Resident doctors in Nigerian public hospitals called off a nine-week strike on Monday, saying some of their grievances had been addressed but others including salary arrears remained outstanding. The strike had begun on 2 August, organised by the Nigerian Association of Resident Doctors (NARD) to protest against the delayed payment of salaries and allowances — a recurrent problem in Nigeria’s healthcare sector. The NARD said resident doctors, medical school graduates training as specialists who play a major role on emergency wards, would return to work on Wednesday after some of the payments had been made. But it called on the federal and state governments to urgently address outstanding issues such as what it said was a failure to pay benefits to the relatives of doctors who had died of COVID-19 after caring for patients affected by the virus. The NARD said its executive committee would reconvene in six weeks to assess the progress made.
Boko Haram insurgents have taken over multiple communities in Niger state, a local government official has told Reuters. The government official also said that the insurgents offer villagers money and incorporate them in their ranks to fight the government. Suleiman Chukuba, chairman of Shiroro local government area, which borders the federal capital territory, said Boko Haram fighters were now present in at least eight wards out of a total of 25. The Islamist group is typically concentrated in the northeast and its presence in Niger, a state that borders Abuja could indicate a concerning spread at a time the military says its counter-insurgency efforts are working. According to Chukuba, “Shiroro local government has an uncountable number of Boko Haram fighters.” Boko Haram has waged an insurgency since 2009, joined more recently by its offshoot, Islamic State West Africa Province. The fighting has killed almost 350,000 and displaced millions, according to a United Nations estimate. Shiroro has a population of 331,000 people and spans 4,700 square kilometres, according to Niger state’s official website. Boko Haram fighters, who were initially thought to be armed bandits, had made inroads in the state, Niger state information commissioner Muhammad Sani Idris confirmed. Though the state government and security agencies have been able to curtail the spread, he said. “We are doing whatever it takes as a state,” he said. “And we will combine the methods of our security personnel and our local vigilantes.” The army said last month close to 6,000 fighters from Boko Haram had recently surrendered, attributing the development to the military’s counterinsurgency efforts. Chukuba called on the federal government to send more troops to the area to fight the insurgents.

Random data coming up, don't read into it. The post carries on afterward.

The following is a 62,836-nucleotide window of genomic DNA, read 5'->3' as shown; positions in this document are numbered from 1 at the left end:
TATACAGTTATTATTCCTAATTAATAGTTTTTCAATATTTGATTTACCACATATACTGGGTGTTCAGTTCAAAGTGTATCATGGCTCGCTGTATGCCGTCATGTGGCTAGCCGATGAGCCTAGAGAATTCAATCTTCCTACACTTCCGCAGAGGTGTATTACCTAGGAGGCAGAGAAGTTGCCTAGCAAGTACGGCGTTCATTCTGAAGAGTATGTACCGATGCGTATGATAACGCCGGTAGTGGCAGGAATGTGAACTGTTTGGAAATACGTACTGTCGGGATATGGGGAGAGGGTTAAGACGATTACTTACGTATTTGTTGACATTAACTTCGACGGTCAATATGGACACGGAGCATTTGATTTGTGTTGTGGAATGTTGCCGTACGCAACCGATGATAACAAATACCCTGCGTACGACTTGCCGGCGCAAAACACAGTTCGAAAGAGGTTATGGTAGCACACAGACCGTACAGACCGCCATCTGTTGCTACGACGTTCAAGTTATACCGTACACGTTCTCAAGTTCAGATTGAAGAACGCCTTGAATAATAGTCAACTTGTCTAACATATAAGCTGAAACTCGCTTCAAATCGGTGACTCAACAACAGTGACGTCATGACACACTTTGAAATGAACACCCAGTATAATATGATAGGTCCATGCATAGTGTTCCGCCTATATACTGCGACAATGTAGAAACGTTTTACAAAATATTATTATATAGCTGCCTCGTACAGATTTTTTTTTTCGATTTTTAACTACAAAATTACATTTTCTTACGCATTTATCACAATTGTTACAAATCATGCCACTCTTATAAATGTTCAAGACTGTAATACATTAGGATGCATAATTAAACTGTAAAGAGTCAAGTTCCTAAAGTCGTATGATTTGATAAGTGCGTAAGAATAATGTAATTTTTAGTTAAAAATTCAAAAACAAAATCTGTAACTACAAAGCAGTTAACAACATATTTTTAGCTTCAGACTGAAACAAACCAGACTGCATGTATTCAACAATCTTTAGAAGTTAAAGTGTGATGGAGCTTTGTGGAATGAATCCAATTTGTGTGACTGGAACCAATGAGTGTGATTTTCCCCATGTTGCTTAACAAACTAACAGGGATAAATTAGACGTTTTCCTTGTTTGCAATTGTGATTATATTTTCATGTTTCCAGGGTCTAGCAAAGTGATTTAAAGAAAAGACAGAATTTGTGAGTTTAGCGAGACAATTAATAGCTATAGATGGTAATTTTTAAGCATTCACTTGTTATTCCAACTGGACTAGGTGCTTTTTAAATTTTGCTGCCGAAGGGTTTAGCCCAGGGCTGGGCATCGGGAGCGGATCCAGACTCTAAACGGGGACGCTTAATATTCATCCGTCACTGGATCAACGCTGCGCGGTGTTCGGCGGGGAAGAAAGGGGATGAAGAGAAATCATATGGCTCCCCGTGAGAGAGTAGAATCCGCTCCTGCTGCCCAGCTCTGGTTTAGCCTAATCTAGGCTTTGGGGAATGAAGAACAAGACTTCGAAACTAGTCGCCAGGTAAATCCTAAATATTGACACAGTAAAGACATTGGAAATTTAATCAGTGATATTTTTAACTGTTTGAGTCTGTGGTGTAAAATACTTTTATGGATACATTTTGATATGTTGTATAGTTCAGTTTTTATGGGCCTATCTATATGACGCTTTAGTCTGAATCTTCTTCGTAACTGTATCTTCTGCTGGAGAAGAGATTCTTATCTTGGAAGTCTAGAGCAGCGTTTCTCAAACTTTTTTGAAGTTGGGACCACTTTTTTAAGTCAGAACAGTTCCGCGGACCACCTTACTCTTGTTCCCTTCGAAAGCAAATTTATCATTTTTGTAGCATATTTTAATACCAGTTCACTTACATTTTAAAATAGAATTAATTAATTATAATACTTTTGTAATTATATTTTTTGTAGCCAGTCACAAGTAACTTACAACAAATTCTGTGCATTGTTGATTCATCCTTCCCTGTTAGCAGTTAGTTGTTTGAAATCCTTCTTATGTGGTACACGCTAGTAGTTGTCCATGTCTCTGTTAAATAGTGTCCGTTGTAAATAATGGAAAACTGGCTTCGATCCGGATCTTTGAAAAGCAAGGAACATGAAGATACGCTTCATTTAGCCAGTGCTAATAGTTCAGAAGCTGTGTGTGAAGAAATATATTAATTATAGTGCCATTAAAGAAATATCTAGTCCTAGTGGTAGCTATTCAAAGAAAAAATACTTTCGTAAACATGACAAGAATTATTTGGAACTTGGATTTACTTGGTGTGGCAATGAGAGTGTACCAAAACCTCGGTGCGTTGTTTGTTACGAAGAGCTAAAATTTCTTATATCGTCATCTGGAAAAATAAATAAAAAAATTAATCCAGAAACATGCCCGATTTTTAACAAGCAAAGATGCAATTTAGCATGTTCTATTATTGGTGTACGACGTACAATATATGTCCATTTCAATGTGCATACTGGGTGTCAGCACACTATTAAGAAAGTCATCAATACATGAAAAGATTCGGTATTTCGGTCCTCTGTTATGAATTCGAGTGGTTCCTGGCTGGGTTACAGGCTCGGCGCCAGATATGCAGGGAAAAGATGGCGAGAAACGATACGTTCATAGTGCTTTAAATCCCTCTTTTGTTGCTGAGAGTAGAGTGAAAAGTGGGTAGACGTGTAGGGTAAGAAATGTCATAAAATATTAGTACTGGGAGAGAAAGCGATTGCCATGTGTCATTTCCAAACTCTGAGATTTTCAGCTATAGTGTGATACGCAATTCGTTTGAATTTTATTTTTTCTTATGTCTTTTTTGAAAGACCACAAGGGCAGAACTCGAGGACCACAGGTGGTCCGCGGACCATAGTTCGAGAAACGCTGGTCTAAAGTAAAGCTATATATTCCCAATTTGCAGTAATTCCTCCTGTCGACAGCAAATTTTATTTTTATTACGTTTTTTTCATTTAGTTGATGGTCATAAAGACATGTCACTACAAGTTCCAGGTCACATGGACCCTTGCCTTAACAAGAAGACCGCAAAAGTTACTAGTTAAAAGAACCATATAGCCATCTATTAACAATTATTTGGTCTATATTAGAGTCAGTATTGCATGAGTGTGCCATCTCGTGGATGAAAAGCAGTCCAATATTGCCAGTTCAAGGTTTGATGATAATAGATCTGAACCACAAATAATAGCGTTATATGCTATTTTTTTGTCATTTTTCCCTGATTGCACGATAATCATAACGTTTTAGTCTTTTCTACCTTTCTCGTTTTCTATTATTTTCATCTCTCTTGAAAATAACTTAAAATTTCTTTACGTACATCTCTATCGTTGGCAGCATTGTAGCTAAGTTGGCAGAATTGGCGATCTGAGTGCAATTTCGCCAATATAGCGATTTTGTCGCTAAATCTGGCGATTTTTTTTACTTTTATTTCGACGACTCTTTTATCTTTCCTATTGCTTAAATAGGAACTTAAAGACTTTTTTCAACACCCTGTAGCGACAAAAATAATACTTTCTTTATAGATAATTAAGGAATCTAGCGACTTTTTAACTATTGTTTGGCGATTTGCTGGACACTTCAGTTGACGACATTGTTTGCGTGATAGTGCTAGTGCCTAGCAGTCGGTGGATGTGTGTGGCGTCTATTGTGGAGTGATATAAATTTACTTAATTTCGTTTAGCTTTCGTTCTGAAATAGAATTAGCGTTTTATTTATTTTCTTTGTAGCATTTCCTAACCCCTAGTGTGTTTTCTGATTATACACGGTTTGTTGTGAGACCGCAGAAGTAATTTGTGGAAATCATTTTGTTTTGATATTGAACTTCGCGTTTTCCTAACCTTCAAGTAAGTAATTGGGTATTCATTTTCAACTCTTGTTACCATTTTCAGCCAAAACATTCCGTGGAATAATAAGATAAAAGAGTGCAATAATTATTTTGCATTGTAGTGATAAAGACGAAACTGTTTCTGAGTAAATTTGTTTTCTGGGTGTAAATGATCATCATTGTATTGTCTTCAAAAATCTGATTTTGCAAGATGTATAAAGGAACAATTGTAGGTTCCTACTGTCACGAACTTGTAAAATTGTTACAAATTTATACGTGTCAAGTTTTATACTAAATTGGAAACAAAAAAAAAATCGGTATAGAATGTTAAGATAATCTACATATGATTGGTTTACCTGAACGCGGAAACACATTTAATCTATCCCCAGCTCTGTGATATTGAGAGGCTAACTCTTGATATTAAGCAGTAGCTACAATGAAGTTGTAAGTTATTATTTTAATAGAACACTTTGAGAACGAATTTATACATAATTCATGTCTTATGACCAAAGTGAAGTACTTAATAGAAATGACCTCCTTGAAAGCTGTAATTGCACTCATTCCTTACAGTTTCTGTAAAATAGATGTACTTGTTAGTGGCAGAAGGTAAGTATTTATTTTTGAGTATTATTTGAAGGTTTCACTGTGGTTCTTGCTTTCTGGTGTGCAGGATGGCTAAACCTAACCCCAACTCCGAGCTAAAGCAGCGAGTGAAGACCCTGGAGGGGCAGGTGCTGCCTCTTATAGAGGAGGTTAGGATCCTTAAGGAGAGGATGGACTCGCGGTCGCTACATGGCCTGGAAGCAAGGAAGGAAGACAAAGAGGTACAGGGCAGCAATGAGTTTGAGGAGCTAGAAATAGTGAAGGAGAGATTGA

Data from the National Bureau of Statistics has shown that 31.7 percent of youths in Nigeria lack access to bank loans to finance their businesses due to high-interest rates. According to the bureau’s National Youth Survey for 2020, a collaborative effort with the Federal Ministry of Youth and Sports Development, stringent bank policies, government policies and other measures adopted by banking institutions make it difficult for youths to finance their businesses through bank loans. The breakdown of the report showed that stringent bank policies accounted for 24.8 percent of youths not having access to bank loans, 7.3 percent attributed their challenges to government policies while 13.2 percent of the youths gave other reasons. The NBS said that at zonal level, youths from South-South 45.7 percent and South West 35.5 percent could not access bank loan due to high rate of interest while youths from North-West 54.5 per cent and North-Central 33.8 percent could not access bank loans due to stringent policies. Youths from South-South 15.7 percent and North-East 13.3 percent could not access bank loans due to government policies. It however said that for those that had access to bank loans, nationally, 55.1 percent female youths had access than their male counterparts put at 44.9 per cent. Considering major challenges facing youths in businesses, the report showed that nationally, 86.1 percent of youths faced the challenge of access to funds to finance their businesses, while 4.9 per cent faced the challenge of inconsistency in government policies. It said that another 4.6 percent faced the challenges of obsolete equipment while three percent faced the challenges of lack of proper training in relation to their businesses. For sources of business funding, the survey reported that youths across the six geo-political zones source for funds to set up their businesses enterprises through personal savings, loans, family sources, cooperative/Esusu, grants and other sources. It said that nationally, 34.5 percent of youths sourced funds through government grants to set up their business enterprises, while 29.7 percent of youths used their personal savings. The report, among other things, added that 15.1 percent sourced funds through cooperative thrift and 2.4 per cent of the youth obtained loan to start up their business enterprises.